I feel we must delve a bit further into this central issue: Gushee as a theologian should have noted that Christian must not merely abide by ethical rules but even more engage in the transformation, the salvation, of this world. Gushee, discussing “The Economic Ethics of Jesus,” noted explicitly that Jesus did not reject personal property, but he did not seem to realize that the use of this personal property is the very instrument of one’s investment in the responsibility for the development of the world, responsibility which economists call rational maximization of one’s labor and capital. Gushee also failed to link ‘trusting in the Lord’ with the capacity to go forward and entrepreneur innovations, rather than to sit back and wait in submission to pagan destiny. Thus Gushee separated his “ethics of economics” from the more fundamental, more theological, Christian economic responsibility for this world with regard to the mission to develop both self-control in our personal maximization of the means of “enjoyment” entrusted to us by the Father and confidence in the co-exchangers with whom we undertake this task by opening ourselves to these “others” in spite of the risks involved in “loving our neighbors rather than remaining (ethically) self-centered”. (In economic jargon we exchange to maximize by overcoming our innate, sinful solipsism).

Thus it is quite significant of the “spirit” of the book and the conference that Gushee’s (the only theologian’s) chapter was entitled “Ethics of Economics” rather than the “Christian Theology of Economics”. (As we will note below, the term ‘theology of economics’ was used in a completely different context.) This retreat into ethics is logical since economics is considered to be a neutral science, no different from physics. Therefore the theologian Gushee can only propose an ethic and not an anthropological view founded in faith. The truly foundational view of economics was reserved by the organizers of the Conference to another “world,” as we shall see below.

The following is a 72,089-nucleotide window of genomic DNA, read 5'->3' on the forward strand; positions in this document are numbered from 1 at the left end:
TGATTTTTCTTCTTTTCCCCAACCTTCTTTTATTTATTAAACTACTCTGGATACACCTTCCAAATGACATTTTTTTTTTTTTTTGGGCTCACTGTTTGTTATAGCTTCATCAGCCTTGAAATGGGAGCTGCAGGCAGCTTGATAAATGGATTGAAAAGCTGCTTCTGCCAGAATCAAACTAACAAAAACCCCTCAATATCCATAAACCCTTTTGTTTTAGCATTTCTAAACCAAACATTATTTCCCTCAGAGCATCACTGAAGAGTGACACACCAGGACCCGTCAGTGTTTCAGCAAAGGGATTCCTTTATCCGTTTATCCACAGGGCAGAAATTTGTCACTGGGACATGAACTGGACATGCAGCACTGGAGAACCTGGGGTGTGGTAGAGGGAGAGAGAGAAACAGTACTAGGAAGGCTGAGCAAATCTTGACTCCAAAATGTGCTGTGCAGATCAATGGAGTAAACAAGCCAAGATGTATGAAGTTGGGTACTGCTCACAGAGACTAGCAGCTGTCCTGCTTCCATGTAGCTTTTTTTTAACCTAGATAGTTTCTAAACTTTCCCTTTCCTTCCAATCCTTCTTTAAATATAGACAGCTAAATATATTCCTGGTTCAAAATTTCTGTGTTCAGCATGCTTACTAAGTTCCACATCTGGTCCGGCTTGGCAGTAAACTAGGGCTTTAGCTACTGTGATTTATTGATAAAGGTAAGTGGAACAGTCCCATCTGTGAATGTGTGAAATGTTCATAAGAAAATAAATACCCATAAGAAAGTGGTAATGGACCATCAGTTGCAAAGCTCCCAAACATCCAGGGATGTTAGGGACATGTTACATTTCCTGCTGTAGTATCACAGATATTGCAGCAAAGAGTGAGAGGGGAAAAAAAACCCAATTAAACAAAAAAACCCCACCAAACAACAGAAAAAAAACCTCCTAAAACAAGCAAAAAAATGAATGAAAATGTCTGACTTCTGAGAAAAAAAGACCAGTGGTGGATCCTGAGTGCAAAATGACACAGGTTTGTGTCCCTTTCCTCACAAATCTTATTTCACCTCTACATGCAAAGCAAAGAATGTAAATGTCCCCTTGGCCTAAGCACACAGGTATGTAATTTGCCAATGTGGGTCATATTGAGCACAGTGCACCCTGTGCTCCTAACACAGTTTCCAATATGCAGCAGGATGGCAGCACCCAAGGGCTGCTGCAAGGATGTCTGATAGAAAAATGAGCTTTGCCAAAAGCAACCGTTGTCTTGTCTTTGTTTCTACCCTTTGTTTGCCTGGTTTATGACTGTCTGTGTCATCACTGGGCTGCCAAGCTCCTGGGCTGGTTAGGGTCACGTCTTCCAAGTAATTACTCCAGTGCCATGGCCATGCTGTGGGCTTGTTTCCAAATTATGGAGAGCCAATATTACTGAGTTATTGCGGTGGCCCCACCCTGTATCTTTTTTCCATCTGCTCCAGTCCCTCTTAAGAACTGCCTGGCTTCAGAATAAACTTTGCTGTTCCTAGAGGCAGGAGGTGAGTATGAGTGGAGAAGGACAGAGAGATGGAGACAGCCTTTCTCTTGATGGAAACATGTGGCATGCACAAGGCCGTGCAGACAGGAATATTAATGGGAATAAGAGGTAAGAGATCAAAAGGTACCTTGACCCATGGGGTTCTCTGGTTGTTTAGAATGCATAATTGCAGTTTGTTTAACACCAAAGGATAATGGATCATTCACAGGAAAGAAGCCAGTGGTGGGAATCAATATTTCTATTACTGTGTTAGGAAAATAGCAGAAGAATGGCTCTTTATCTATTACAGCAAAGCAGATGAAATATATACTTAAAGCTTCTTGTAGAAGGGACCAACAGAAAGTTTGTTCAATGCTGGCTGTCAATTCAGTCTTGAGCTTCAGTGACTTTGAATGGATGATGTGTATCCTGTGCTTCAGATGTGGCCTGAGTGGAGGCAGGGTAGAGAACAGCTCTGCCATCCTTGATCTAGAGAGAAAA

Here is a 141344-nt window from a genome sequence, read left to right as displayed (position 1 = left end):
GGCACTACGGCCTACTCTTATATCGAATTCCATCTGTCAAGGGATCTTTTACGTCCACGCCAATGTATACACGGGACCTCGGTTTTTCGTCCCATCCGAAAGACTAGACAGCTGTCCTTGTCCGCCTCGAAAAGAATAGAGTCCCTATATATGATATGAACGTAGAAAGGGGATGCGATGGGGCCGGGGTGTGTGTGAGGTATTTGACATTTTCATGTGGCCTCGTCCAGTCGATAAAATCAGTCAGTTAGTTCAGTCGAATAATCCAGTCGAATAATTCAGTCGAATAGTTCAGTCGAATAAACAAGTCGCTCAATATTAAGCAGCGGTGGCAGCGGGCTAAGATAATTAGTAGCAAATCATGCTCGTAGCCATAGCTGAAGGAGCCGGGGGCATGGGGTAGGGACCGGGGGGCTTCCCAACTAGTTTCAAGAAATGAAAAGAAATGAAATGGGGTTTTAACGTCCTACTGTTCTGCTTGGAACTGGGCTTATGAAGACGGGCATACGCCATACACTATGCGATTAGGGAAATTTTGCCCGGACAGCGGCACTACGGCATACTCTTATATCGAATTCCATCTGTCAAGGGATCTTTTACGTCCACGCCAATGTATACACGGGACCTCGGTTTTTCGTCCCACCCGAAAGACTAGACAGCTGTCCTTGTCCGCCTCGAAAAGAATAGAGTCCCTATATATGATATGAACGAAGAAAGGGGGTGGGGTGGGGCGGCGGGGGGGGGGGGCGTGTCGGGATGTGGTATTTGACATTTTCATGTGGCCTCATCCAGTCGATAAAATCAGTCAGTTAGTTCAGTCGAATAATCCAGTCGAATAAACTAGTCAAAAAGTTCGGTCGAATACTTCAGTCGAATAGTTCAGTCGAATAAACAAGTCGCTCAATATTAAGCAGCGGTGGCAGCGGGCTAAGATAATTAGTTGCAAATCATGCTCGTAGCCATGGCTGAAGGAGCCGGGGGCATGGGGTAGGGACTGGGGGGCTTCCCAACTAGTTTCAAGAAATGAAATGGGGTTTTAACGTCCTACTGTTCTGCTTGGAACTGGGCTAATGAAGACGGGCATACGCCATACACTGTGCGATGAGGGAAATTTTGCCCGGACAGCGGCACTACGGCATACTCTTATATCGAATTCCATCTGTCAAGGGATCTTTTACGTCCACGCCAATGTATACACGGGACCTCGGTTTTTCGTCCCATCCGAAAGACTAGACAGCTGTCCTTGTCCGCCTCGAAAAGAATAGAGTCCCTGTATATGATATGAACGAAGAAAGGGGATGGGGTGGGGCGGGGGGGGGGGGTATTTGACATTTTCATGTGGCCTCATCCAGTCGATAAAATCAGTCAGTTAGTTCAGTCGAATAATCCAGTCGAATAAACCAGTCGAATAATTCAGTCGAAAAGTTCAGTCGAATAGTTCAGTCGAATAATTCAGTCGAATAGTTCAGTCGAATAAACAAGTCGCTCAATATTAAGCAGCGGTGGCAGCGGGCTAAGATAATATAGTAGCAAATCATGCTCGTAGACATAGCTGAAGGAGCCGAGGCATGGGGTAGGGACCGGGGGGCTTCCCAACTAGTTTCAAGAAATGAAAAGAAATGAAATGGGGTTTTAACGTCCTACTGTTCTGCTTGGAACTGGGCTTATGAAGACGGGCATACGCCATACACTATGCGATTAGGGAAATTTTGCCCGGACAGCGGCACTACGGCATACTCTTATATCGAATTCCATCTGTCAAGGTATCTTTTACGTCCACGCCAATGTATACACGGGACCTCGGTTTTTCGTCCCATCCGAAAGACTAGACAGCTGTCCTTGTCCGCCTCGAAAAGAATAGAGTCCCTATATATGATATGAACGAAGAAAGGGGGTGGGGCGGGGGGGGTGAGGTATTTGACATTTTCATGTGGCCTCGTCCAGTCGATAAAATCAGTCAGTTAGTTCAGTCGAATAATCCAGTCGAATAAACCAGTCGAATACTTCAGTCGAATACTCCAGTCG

Thus the booklet failed to address squarely the Christian foundations – philosophy and theology – of economics. This was so, first, because most Christian economists (subject to the dominant ideology of a neutral science) fail to realize, as Pisciotta noted in the concluding chapter, that homo sapiens provide ultimately a more scientific basis to economics than the technical fiction of homo economicus, and second, because others (Novak) feel the need to defend the entrepreneuring market system against the sit and wait “religious” ideal of submission to “divine” destiny. Most tellingly, however, there was no awareness of the fact that increasingly, “neutral” historians see the origin of the market system in Christianity’s break with the Pagan Antiquity system of sufficiency and stagnation, a break based on the fundamental Christian belief that the sons and the daughters of the Father are entrusted with maximally developing Creation through loving exchanges, which is the ultimate basis of economics and of the market system4